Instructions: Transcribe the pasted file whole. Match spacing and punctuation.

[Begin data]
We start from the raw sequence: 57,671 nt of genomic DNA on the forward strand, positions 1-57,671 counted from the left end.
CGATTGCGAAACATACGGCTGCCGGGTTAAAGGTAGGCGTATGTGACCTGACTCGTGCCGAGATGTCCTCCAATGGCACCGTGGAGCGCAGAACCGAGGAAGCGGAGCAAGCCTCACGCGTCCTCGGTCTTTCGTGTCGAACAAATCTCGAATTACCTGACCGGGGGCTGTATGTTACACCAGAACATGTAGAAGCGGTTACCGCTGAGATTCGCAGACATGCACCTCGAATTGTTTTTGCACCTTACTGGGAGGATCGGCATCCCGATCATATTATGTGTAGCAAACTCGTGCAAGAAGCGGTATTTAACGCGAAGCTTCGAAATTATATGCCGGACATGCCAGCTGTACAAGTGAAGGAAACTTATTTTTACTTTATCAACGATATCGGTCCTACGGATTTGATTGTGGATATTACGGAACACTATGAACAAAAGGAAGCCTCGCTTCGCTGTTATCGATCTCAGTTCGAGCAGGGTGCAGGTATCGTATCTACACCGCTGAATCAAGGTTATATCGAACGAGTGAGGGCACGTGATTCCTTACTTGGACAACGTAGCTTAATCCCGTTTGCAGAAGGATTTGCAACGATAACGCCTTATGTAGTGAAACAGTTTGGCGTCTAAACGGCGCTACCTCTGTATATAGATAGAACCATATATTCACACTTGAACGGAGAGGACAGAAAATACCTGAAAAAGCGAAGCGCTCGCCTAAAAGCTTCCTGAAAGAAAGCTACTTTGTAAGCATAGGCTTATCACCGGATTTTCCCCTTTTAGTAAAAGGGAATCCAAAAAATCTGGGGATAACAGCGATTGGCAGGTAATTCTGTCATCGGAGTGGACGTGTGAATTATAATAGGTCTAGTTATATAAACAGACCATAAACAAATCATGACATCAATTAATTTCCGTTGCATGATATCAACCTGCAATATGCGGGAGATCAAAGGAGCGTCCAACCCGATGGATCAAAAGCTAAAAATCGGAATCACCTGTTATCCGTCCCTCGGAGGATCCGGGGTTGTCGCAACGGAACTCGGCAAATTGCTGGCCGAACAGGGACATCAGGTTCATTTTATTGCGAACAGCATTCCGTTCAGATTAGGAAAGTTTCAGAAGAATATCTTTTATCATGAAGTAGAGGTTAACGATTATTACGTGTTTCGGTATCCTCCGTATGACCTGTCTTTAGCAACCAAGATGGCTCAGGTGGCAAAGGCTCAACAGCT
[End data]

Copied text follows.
We start from the raw sequence: 57,671 nt of genomic DNA on the forward strand, positions 1-57,671 counted from the left end.
CGATTGCGAAACATACGGCTGCCGGGTTAAAGGTAGGCGTATGTGACCTGACTCGTGCCGAGATGTCCTCCAATGGCACCGTGGAGCGCAGAACCGAGGAAGCGGAGCAAGCCTCACGCGTCCTCGGTCTTTCGTGTCGAACAAATCTCGAATTACCTGACCGGGGGCTGTATGTTACACCAGAACATGTAGAAGCGGTTACCGCTGAGATTCGCAGACATGCACCTCGAATTGTTTTTGCACCTTACTGGGAGGATCGGCATCCCGATCATATTATGTGTAGCAAACTCGTGCAAGAAGCGGTATTTAACGCGAAGCTTCGAAATTATATGCCGGACATGCCAGCTGTACAAGTGAAGGAAACTTATTTTTACTTTATCAACGATATCGGTCCTACGGATTTGATTGTGGATATTACGGAACACTATGAACAAAAGGAAGCCTCGCTTCGCTGTTATCGATCTCAGTTCGAGCAGGGTGCAGGTATCGTATCTACACCGCTGAATCAAGGTTATATCGAACGAGTGAGGGCACGTGATTCCTTACTTGGACAACGTAGCTTAATCCCGTTTGCAGAAGGATTTGCAACGATAACGCCTTATGTAGTGAAACAGTTTGGCGTCTAAACGGCGCTACCTCTGTATATAGATAGAACCATATATTCACACTTGAACGGAGAGGACAGAAAATACCTGAAAAAGCGAAGCGCTCGCCTAAAAGCTTCCTGAAAGAAAGCTACTTTGTAAGCATAGGCTTATCACCGGATTTTCCCCTTTTAGTAAAAGGGAATCCAAAAAATCTGGGGATAACAGCGATTGGCAGGTAATTCTGTCATCGGAGTGGACGTGTGAATTATAATAGGTCTAGTTATATAAACAGACCATAAACAAATCATGACATCAATTAATTTCCGTTGCATGATATCAACCTGCAATATGCGGGAGATCAAAGGAGCGTCCAACCCGATGGATCAAAAGCTAAAAATCGGAATCACCTGTTATCCGTCCCTCGGAGGATCCGGGGTTGTCGCAACGGAACTCGGCAAATTGCTGGCCGAACAGGGACATCAGGTTCATTTTATTGCGAACAGCATTCCGTTCAGATTAGGAAAGTTTCAGAAGAATATCTTTTATCATGAAGTAGAGGTTAACGATTATTACGTGTTTCGGTATCCTCCGTATGACCTGTCTTTAGCAACCAAGATGGCTCAGGTGGCAAAGGCTCAACAGCT